This time I was much better prepared to handle the madness that is Murtala Mohammed Airport! I traveled light with no check in bags just to ensure I do not wait for my luggage for hours and arranged for a protocol officer just so that I never had to go through the torture again…. Was my experience better?? It was ,  but not really due to my great planning…

Let me rewind a bit here… I was traveling to Lagos with colleagues to help make a video to market Africa to people overseas… lets call my colleagues – M and J, both of them traveling for the first time and me their tour guide.. that statement should have scared them, but it looks like I project more confidence than I have 🙂.. Anyways, before getting on the flight I commented that I felt safer in Lagos, just that airport was sad and nobody believed me

I was very prepared for the madness at the airport, however I wasn’t prepared for the protocol officer to kind of do nothing and make us wait in the queue… when M told us that he had to check in baggage I was almost tempted to leave him at the airport and go… having said that, the airport has improved.. the waiting at immigration was much lesser and there was a miracle – they had more than one conveyor belt for luggage… I cannot believe I get excited by seeing conveyor belts – I guess Lagos does that to you….

I always like being there when people experience something for the first time..the reactions are so varied and less inhibited… So we drive to the hotel, and I know what M&J are thinking – what can they do to make Lagos look attractive … and then they see the hotel and jaws drop… M actually forgot his ipad bag in the taxi thanks to the enthusiasm of seeing a really nice hotel when its least expected… anyways… after a lot of anxiety on M’s part we got the ipad back… which truly impressed both M&J….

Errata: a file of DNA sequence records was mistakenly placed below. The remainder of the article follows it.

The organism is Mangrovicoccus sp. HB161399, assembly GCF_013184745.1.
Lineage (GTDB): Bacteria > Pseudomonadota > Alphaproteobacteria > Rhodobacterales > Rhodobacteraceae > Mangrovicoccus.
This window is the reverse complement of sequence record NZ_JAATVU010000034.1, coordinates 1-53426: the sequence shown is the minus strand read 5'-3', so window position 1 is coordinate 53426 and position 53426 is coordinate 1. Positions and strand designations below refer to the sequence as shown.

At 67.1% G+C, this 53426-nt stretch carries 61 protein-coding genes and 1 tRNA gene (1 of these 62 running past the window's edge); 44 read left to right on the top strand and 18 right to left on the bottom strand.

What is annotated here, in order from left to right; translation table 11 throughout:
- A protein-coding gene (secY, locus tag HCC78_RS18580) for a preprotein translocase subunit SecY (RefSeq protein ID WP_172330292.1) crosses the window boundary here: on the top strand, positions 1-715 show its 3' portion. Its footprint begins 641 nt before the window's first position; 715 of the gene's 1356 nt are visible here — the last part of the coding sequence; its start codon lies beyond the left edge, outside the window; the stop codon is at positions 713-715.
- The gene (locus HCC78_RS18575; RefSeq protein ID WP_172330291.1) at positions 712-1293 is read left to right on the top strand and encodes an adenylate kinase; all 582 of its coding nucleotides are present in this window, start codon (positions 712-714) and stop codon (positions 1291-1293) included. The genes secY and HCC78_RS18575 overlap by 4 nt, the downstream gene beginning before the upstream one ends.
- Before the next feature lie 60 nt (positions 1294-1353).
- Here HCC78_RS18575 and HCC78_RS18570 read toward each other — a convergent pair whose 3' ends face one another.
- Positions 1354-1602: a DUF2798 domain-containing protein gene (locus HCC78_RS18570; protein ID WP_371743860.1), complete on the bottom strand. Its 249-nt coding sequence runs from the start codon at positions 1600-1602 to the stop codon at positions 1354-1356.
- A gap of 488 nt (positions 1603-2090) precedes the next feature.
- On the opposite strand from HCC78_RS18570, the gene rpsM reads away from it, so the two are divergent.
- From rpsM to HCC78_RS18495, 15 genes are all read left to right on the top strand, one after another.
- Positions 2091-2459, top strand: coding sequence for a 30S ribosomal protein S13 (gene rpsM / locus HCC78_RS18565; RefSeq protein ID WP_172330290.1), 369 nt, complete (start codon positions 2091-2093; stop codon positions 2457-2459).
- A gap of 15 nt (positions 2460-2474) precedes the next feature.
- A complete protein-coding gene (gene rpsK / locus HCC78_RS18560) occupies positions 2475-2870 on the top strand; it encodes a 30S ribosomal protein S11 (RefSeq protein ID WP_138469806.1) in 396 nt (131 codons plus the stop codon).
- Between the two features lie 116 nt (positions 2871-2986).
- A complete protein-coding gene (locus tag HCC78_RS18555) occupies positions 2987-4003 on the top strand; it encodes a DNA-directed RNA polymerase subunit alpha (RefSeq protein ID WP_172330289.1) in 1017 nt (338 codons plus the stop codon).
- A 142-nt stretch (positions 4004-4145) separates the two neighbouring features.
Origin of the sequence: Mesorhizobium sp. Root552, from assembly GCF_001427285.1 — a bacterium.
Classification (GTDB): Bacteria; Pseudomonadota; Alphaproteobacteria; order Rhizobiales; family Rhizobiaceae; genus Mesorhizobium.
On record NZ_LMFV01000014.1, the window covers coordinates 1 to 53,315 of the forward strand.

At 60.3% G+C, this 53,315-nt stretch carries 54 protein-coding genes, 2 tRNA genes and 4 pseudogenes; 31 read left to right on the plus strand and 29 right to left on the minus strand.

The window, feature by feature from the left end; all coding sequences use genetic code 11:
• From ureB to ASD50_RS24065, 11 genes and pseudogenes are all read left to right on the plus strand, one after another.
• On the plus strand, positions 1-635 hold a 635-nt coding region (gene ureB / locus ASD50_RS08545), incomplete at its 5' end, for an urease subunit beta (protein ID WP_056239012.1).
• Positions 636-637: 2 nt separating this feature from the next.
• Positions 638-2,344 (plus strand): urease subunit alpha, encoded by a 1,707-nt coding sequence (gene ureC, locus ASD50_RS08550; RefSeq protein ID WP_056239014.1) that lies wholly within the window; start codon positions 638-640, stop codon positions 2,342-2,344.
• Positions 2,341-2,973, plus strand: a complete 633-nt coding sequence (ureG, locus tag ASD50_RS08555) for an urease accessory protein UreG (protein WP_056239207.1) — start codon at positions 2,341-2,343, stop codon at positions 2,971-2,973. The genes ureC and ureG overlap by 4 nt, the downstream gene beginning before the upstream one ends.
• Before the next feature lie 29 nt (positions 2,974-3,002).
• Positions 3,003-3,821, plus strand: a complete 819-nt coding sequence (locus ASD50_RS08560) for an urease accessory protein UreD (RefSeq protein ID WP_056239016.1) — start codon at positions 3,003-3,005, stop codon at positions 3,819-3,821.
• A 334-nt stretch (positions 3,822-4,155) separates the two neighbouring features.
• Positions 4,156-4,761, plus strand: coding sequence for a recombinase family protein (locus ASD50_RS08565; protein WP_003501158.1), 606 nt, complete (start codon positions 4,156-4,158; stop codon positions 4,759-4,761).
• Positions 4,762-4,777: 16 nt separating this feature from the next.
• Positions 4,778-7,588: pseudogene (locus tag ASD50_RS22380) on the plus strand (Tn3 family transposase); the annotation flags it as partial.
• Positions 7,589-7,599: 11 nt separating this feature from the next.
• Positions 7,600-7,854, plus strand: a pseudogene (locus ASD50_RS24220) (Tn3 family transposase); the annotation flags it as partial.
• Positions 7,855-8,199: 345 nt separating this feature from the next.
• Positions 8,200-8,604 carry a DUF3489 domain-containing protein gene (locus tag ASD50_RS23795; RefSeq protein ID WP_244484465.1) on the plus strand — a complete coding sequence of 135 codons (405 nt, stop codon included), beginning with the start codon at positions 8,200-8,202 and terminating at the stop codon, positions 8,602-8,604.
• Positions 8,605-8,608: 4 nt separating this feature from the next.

I got to see the mainland Lagos this time… it’s amazing how different mainland is from island… the stark reality of Africa hits you when see mainland and how people live there…. It’s sad that a country which has so many natural resources is still in this situation… I don’t really like the Middle East for their attitude towards women, but the one thing they were right about is improving the standards of living of their citizens… really sad that all the money goes a few limited pockets… Nigerians never fail to amaze me with their warmth though… you see so many smiles at the airport and roads… they even ask for bribes with a smile… that’s one thing I miss in SA – smiles…

The rest of the trip was fairly uneventful, apart from both my colleagues forgetting stuff in taxis and hotels… I guess they did that just to check honesty levels of Nigerians…let’s just say that the Lagosians impressed all of us by their honesty!!

This trip made me a lot more receptive to going back to Lagos… I guess it’s always good to see progress, even though it is at a snail’s pace… maybe the next time around, I will be courageous enough to travel without a protocol officer all on my own… okay I am not so sure of that… As courageous as I am… masochist I am not